bourgeon [bur-juh n] SynonymsExamples noun, verb (used with or without object)

  1. burgeon.

burgeon or bour·geon [bur-juhn] verb (used without object)

  1. to grow or develop quickly; flourish: The town burgeoned into a city. He burgeoned into a fine actor.
  2. to begin to grow, as a bud; put forth buds, shoots, etc., as a plant (often followed by out, forth).

verb (used with object)

  1. to put forth, as buds.


  1. a bud; sprout.

Origin of burgeon 1275–1325; (noun) Middle English burjon, burion shoot, bud Anglo-French burjun, burg(e)on; Old French burjon Vulgar Latin *burriōne(m), accusative of *burriō, derivative of Late Latin burra wool, fluff (cf. bourrée, bureau), presumably from the down covering certain buds; (v.) Middle English burg(e)onen, borgen Anglo-French, Old French, derivative of the nounSynonyms for burgeon 1. bloom, blossom, mushroom, expand.Usage note The two senses of burgeon, “to bud” ( The maples are burgeoning ) and “to grow or flourish” ( The suburbs around the city have been burgeoning under the impact of commercial growth ), date from the 14th century. Today the sense “to grow or flourish” is the more common. Occasionally, objections are raised to the use of this sense, perhaps because of its popularity in journalistic writing. Examples from the Web for bourgeon Historical Examples of bourgeon

  • My budding Daphne wanted scope To bourgeon all her flowers of hope.

    The Atlantic Monthly, Vol. 10, No. 58, August, 1862


  • These “lisping hawthorn-buds” of fashion only bourgeon in tainted soil.

    The Expositor’s Bible: The First Book of Kings

    F. W. Farrar

  • Bourgeon de Mars, enfant de Paris;Si un eschape, il en vaut dix.

    Adventures in Criticism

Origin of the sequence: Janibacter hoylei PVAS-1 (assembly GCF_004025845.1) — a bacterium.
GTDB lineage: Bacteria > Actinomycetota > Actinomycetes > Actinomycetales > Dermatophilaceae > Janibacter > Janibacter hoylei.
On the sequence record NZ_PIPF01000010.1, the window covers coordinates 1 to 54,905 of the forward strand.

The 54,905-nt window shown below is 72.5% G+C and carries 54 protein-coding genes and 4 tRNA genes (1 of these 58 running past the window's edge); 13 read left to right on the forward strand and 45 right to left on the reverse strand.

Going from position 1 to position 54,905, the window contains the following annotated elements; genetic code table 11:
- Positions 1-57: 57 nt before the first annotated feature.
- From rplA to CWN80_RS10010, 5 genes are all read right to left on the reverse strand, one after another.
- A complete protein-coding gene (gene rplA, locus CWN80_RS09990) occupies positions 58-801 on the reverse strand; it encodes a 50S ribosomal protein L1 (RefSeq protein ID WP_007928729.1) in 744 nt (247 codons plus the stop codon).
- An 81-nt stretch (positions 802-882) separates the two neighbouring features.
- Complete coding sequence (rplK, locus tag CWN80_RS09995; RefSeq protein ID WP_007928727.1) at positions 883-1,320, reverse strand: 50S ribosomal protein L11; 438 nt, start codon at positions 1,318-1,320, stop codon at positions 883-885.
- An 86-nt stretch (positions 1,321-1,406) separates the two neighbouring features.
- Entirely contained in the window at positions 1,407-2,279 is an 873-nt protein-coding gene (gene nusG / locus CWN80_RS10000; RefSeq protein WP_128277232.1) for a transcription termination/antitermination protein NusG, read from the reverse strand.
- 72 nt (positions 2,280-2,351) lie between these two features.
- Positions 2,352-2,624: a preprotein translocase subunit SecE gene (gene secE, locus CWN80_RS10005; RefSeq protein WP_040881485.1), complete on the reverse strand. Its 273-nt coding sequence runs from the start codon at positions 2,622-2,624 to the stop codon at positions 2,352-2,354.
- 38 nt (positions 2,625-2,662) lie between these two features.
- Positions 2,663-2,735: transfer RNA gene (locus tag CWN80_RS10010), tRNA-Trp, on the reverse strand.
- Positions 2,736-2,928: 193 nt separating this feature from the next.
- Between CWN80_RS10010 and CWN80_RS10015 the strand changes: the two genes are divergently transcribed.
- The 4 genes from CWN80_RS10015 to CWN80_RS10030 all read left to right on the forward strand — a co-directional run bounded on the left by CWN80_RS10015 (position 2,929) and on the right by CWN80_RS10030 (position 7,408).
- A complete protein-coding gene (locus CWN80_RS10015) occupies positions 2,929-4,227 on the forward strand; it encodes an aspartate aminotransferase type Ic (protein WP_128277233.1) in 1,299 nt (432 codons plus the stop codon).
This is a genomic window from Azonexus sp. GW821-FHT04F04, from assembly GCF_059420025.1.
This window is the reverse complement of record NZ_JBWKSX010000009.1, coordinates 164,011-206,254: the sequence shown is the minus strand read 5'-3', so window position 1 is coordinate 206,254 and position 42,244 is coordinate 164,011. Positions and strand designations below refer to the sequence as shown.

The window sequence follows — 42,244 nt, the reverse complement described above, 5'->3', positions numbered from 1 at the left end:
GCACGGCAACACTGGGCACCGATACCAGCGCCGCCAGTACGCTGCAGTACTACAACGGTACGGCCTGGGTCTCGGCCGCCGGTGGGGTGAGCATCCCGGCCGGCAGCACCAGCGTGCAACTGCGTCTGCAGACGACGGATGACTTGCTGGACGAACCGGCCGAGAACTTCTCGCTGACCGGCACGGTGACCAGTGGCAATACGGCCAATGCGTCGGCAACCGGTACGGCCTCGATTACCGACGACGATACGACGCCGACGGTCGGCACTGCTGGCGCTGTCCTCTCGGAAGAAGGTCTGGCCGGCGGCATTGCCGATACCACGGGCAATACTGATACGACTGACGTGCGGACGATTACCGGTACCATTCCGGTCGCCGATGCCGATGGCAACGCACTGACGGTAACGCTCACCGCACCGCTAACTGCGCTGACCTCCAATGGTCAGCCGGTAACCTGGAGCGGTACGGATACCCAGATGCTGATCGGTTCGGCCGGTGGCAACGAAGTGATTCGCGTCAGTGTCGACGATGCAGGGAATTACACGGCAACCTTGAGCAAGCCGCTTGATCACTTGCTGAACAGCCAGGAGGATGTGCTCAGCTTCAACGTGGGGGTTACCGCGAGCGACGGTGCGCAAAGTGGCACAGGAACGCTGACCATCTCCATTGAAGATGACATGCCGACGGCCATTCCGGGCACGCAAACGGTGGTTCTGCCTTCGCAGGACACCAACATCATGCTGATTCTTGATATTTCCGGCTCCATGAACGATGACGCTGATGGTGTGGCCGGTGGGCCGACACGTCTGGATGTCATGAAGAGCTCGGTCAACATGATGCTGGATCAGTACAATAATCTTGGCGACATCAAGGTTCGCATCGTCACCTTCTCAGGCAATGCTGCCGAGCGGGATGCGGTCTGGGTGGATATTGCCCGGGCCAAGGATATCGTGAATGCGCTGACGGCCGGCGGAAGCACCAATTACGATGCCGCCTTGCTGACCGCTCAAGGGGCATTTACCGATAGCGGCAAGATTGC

Sir Arthur Thomas Quiller-Couch

  • They keep religion alive, and make it bourgeon and yield the new fruits for which the generations hunger.

    The Expositor’s Bible:The Book of Numbers

    Robert A. Watson

  • British Dictionary definitions for bourgeon bourgeon noun, verb

    1. a variant spelling of burgeon

    burgeon bourgeon verb

    1. (often foll by forth or out) (of a plant) to sprout (buds)
    2. (intr ; often foll by forth or out) to develop or grow rapidly; flourish


    1. a bud of a plant

    Word Origin for burgeon C13: from Old French burjon, perhaps ultimately from Late Latin burra shaggy cloth; from the downiness of certain buds Word Origin and History for bourgeon burgeon v.

    early 14c., “grow, sprout, blossom,” from Anglo-French burjuner, Old French borjoner “to bud, sprout,” from borjon “a bud, shoot, pimple” (Modern French bourgeon), of uncertain origin. Perhaps from Vulgar Latin *burrionem (nominative *burrio), from Late Latin burra “flock of wool,” itself of uncertain origin. Some sources (Kitchin, Gamillscheg) say either the French word or the Vulgar Latin one is from Germanic. The English verb is perhaps instead a native development from burjoin (n.) “a bud” (c.1300), from Old French. Related: Burgeoned; burgeoning.

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